The bottom line for me is that Brexit will make everyone in the UK poorer, regardless of age, ethnicity or class background. And, whilst Brexiteers were sadly quite successful at persuading many voters that they would be better off post Brexit, the lies are now beginning to crumble and the economic reality is becoming clear. As with any issue, the pro-EU movement will be stronger and more impactful if it is inclusive, reflecting the UK’s diverse population. As we edge towards the possibility of re-joining the EU, having clearer messages, delivered by a wide range of people, on how this will benefit everyone will be crucial and the work to engage communities and community leaders should be happening now.

Lisa Burton: I note that you joined the Liberal Democrats on the morning of the Brexit Referendum result, as they were the only party with a clear rejoin message at that point. How do you feel now about how the party handled Brexit and their position now?

 This is a tough question for me to answer because I have a lot of friends in the Liberal Democrats. We desperately need a strong, centre-ground party in the UK and I would like to see the Lib Dems doing well in the next election. All that said, however, I am extremely disappointed in the way they handled Brexit and in their current position.

In the run up to the referendum the Lib Dems were so unequivocal in their pro-EU stance. Their “Bollocks to Brexit” approach gained them profile and traction, and consequently they were successful in getting 19 MEPs elected to the European Parliament in 2019. In contrast, Lib Dem MPs today are virtually indistinguishable from Labour in their stance on Brexit. I understand the thinking; where the Lib Dems see their best chances of winning seats at the next election, they are largely Tory-facing. Nevertheless, I believe they have made a strategic error in rowing back from their clear, pro-EU position.

As a party, they are currently at around 9% in the polls and this hasn’t budged since we left the EU, despite their reticence to talk about Brexit. Unlike Labour, they need to take some risks. There was an opportunity to be seized in scooping up the millions of people like myself (and disillusioned Labour and Tory voters) who are desperate to throw support behind a serious a re-join force but the party chose not to seize it. What a shame.

Next month: Russ Jones is an author and political commentator with over 277k followers on Twitter ( @RussInCheshire) where he regularly reports on #TheWeekInTory. He is currently writing the sequel to his book ‘The Decade in Tory’. The new book will be entitled ‘Four Chancellors and a Funeral”.

If you wish to submit a question for consideration, please email it to us no later than 8 March.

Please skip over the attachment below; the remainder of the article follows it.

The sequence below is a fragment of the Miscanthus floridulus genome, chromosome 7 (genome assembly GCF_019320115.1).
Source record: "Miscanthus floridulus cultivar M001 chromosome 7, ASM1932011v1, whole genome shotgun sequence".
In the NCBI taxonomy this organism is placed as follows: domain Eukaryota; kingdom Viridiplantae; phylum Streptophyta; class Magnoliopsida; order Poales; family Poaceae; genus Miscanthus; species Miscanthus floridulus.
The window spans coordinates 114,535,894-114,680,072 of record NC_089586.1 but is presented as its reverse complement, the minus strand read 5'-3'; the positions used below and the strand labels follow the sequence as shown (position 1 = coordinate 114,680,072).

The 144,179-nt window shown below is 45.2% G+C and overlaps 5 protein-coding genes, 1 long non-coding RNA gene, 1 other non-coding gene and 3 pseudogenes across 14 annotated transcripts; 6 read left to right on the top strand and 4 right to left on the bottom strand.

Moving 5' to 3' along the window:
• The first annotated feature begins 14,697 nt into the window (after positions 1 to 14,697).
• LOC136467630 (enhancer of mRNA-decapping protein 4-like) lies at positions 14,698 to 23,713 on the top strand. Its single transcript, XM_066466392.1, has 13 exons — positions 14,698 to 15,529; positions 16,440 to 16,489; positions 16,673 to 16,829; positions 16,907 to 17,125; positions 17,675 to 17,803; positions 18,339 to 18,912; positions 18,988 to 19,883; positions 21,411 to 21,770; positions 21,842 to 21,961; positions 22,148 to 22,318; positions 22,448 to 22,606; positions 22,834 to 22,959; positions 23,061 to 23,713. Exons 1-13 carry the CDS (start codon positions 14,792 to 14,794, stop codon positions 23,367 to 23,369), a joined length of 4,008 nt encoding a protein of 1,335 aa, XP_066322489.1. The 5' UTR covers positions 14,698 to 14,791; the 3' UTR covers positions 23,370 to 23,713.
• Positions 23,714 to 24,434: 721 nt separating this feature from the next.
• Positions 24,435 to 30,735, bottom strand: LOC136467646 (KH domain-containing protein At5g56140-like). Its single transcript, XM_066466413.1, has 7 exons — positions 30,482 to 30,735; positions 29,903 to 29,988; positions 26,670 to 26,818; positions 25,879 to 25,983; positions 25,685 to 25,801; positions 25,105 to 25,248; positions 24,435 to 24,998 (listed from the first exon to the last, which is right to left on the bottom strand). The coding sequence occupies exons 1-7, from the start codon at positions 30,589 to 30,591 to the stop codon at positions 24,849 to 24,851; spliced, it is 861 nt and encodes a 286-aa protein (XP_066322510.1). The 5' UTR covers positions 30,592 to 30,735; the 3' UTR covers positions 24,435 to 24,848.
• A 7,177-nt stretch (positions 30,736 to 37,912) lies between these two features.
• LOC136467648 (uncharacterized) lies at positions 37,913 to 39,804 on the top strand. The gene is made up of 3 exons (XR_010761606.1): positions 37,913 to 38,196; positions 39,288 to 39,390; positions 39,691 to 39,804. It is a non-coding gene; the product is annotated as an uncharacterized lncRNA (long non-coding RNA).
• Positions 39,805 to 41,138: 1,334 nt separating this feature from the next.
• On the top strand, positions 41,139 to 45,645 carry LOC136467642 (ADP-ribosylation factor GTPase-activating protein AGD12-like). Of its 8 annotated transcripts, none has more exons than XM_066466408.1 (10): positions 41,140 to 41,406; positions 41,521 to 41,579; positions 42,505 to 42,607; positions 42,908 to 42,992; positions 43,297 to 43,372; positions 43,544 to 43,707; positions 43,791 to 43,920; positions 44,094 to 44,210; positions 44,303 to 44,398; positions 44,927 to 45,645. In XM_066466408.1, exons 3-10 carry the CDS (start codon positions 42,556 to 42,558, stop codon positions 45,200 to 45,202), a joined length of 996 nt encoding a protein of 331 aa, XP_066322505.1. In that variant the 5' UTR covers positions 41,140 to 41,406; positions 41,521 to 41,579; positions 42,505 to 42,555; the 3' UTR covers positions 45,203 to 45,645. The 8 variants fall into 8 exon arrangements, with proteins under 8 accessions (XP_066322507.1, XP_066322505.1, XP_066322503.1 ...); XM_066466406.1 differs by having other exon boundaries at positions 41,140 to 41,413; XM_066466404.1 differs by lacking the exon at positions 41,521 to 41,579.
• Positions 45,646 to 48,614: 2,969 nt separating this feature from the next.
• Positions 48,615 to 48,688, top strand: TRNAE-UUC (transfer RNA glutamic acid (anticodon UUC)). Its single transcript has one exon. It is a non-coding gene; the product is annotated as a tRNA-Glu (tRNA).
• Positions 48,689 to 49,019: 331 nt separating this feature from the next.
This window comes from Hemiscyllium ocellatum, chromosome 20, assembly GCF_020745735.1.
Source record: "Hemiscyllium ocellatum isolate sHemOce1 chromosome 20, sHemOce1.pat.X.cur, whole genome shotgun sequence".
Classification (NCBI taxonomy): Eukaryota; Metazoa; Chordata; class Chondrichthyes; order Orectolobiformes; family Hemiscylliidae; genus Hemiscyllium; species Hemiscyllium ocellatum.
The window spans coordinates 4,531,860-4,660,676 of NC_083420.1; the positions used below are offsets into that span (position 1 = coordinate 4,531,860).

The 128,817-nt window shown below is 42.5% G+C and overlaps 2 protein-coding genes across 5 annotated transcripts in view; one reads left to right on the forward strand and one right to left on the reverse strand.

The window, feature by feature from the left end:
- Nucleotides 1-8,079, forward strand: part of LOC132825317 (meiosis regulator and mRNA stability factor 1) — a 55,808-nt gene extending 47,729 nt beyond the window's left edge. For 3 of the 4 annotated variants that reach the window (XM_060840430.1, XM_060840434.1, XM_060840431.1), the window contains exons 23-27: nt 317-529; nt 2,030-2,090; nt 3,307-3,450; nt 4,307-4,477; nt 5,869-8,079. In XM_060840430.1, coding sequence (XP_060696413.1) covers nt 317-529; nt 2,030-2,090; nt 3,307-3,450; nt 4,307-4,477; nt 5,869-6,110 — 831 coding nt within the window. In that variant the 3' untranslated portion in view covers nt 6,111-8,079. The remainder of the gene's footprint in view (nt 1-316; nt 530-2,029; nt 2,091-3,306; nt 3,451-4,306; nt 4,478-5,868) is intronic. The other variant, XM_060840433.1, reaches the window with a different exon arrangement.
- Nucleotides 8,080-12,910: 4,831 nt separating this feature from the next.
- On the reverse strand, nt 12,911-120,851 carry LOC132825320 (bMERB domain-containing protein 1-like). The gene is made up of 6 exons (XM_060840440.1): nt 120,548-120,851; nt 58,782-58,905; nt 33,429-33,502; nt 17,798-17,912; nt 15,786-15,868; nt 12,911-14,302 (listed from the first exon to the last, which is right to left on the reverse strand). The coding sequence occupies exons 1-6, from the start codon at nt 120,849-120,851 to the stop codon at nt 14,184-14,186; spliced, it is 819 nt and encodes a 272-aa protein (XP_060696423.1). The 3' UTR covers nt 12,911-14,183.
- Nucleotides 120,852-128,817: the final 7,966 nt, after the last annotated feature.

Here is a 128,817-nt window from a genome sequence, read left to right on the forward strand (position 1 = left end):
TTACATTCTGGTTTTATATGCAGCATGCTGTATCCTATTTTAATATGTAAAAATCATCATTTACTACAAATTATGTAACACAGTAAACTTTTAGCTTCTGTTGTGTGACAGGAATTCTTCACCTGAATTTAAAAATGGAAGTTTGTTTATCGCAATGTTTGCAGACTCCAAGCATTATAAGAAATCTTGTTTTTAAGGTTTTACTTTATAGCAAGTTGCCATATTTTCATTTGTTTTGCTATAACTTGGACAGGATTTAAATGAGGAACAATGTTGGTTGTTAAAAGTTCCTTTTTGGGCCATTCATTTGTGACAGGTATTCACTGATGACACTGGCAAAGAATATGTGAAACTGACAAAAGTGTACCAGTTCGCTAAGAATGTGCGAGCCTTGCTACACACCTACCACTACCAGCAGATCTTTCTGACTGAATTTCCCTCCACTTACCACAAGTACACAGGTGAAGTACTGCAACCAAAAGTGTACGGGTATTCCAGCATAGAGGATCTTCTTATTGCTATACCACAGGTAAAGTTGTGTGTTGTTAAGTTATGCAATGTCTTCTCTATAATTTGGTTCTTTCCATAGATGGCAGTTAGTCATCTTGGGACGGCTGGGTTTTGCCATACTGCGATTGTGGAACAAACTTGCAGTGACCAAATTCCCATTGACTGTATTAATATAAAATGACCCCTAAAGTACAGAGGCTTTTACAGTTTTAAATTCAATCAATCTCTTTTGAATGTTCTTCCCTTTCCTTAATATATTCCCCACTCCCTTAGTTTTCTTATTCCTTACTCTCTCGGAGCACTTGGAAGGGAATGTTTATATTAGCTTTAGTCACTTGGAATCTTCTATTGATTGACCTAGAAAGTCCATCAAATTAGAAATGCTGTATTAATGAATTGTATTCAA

Bremainers Ask….Revisited

Bremainers Ask….Revisited

To start the year, we asked three former Bremainers Ask contributors to tell us about their highs and lows for 2022 and their hopes for the coming year. This is what they had to say.

Alexandra Hall Hall is a former British diplomat who resigned from the Foreign Office in December 2019 after concluding she could no longer represent the British Government’s position on Brexit with integrity. She is now a frequent commentator and writer on British politics and foreign policy post-Brexit. You can read Alex’s earlier contribution to Bremainers Ask from May 2022 here

The low point of 2022 for me was without question Russia’s invasion of Ukraine. By the same token, the highpoint was seeing the courage of the Ukrainian people in refusing to yield to Russian aggression, under the inspiring leadership of Ukrainian President, Volodomyr Zelensky.

I was glad to see the UK respond so robustly to Russia’s invasion. Though I might question some of the motives behind Boris Johnson’s decision to champion the Ukrainian cause, I genuinely believe the British Government has shown impressive leadership on the issue. Johnson’s own visit to Kyiv in the spring undoubtedly boosted Ukrainian morale. I am willing to give him credit for that. I was also glad to see the UK work constructively with the EU and NATO to galvanise an effective international response, including by coordinating sanctions against Russia, and conducting a long overdue clamp down on Russian money and influence within the UK.

I was disappointed this did not translate into wider reflection within the British Government on our post-Brexit relationship with European partners. I had hoped that cooperation on Ukraine might prompt greater willingness to put UK-EU cooperation on broader foreign and security policy matters onto a more structured footing. Instead, many Brexit advocates argue it is proof that the UK can successfully coordinate with the EU from the outside, even though such coordination is now far more time-consuming and burdensome, and we have lost our direct influence on EU decisions.

I had also hoped that the need to stay united on Ukraine might persuade the British Government to adopt a more constructive approach on Northern Ireland. Unfortunately, the UK persists with its threat to renege unilaterally on certain aspects of the Northern Ireland Protocol unless it is renegotiated to British satisfaction. While the mood music on this issue has improved, it remains to be seen whether Sunak will be willing to face down the hardliners in his party in order to strike a deal.

From a purely domestic perspective, 2022 was the year of British politicians behaving badly. I do not need to recount all the shameful examples. The UK’s global reputation, already badly damaged by the incompetent, dishonest handling of Brexit, took a further battering. The disastrous Truss premiership was the absolute nadir.